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Thread: Train scrapyard
11-22-2012, 03:16 AM #1
11-22-2012, 11:14 AM #2
I have been hoping to visit this someday. One amazing thing- its so big, its visible in the Sat photos-
-20.466667,-66.833333 - Google Maps
google, as usual, has the tag off by a mile or two.
There is a similar graveyard right in metro Buenos Aires I went by the last time I was there- more rolling stock, fewer locos, but still mighty impressive.
In the case of the Bolivian yard, its just too remote to be worth scrapping, plus, its become a tourist attraction, and the locals make money off of it.
In Argentina, its just lethargy on the part of the state railroad.
11-23-2012, 03:59 PM #3Stainless
- Join Date
- Feb 2010
- somewhere in Illinois
There is a bridge crossing the train yard here. The yard is now just a shadow of what it was. I can remember as a kid seeing, from that bridge, steam locomotives parked in the icehouse yard. They were waiting to go to the scrap yard. None of them were there when I worked for the RR in the '70's. There was another yard full of older rail cars still there when I worked there. I never had the opportunity to look at any of them close up. Even all of that is now gone. The whole yard has been revamped and the only landmark I recognize is a building called the "one Spot" which is a repair shop for 'bad order' rolling stock. All of the round-house and associated track are gone. The diesel pit and coal tipple; gone. The humps have been torn out and replaced. In fact, the RR industry in this town is more like a 'pass through' industry now. It is still a two hump yard, but all is automatic and the 'hand throw' switchs' are few. Even the carmen are gone. I'd be willing to bet there aren't even hobos around here anymore.
11-26-2012, 09:07 AM #4
Lots of Belpaire fireboxes there.
11-26-2012, 01:11 PM #5Titanium
- Join Date
- Apr 2004
- Shandaken, NY, USA
When I worked in Quito, Ecuador in 1978, the trains were pulled by diesels. However, there was one engine shed with a few steam locomotives in it. The shed was right in the city of Quito. It had walls that did not reach the eaves of the roof. I could see the sand and steam domes and stacks above those walls. I saw it from rides to and from work, and it was not close to either the mill where I worked nor the apartment block where I was billeted. I was on a job and could not divert to find the engine shed. I've always wondered what happened to it.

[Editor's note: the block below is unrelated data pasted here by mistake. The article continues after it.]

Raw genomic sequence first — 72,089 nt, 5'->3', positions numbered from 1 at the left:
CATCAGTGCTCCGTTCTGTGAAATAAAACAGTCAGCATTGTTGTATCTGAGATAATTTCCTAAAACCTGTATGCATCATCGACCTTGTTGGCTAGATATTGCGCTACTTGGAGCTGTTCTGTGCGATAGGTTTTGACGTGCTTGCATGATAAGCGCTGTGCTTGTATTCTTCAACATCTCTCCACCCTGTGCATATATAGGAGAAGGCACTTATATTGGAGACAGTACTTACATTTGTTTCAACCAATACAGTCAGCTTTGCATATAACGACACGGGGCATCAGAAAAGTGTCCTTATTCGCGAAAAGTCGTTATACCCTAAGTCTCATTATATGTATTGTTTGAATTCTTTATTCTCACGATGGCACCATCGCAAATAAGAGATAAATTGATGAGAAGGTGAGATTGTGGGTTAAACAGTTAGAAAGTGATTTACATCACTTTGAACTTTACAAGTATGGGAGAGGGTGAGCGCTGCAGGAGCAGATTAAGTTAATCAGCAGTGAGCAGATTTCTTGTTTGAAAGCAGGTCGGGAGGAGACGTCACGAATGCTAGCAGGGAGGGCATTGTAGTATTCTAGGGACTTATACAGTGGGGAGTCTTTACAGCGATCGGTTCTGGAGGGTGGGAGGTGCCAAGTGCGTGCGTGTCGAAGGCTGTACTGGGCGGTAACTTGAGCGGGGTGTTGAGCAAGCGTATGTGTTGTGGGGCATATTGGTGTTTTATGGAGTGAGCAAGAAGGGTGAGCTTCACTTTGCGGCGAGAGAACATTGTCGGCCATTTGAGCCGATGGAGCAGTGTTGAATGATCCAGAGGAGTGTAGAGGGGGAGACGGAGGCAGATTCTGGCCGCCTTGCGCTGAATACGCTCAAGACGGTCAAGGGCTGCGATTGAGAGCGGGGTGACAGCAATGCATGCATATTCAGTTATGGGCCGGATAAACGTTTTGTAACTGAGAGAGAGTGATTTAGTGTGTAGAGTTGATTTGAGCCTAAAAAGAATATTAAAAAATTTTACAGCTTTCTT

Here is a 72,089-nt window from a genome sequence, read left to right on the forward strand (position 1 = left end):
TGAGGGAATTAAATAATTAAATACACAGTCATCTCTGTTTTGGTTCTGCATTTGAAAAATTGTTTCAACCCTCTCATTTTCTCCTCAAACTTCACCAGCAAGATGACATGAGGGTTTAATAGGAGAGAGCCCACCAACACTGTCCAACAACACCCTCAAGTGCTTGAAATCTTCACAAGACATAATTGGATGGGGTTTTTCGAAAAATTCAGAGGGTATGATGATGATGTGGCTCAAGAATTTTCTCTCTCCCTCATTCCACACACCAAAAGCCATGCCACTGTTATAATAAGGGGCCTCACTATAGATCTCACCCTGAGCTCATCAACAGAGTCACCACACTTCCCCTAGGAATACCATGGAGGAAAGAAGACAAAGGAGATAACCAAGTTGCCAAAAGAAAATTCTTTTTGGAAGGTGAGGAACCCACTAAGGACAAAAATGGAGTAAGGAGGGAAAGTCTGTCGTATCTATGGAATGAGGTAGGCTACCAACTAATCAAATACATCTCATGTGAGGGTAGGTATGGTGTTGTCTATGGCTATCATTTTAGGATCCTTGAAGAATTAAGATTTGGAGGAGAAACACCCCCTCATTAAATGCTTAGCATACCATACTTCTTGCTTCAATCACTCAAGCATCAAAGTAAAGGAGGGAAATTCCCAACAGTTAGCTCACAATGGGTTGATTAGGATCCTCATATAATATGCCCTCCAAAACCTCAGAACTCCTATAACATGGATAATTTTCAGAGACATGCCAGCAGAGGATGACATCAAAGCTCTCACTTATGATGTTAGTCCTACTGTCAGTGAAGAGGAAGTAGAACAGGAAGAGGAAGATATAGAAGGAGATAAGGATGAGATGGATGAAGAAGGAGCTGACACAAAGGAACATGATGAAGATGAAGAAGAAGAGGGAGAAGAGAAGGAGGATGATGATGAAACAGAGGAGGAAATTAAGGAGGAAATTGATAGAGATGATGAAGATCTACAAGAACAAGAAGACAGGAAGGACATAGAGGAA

When I worked in Paraguay in 1980-81, the railroads were still in operation and 100 % steam as far as I could tell. I was working at a sawmill site about 12 hours driving from Asuncion. One day, we needed a 10 ton chainfall, so two of took the mill's Jeep (a good Brazilian copy of a 60's CJ-5, with a Pinto engine in it), and went to Asuncion. Our first stop was the railroad station to ask about a chainfall. I figured if they had steam locomotives they had to have a shop, and maybe we could rent a chainfall from their shop. At the station, there was an engine shed off to a side. It was quiet and lazy around the station, but there were a few steam locomotives in the shed and on a ready track. The engines on the ready track had banked fires. All of the engines were built to "American" design as far as couplers was concerned. The engines I saw were built by North British, and the one date I remember was 1912. I climbed into the cab of one engine that had steam up, just sort of simmering in the morning sun. I remember the water in the level glass looked about like strong tea for color and flecks suspended in it. Those engines were fired on wood. The tenders all had additional height added to the coal bunkers in the form of "stake rack sides" to contain more wood. Each train also had a wooden truss-rod gondola car between the tender and the rest of the train. This car was piled with chunk wood. Not cordwood as we'd know it, but chunks cut any which way, some split, some not. As long as it fit thru the firehole, it was considered good for fuel.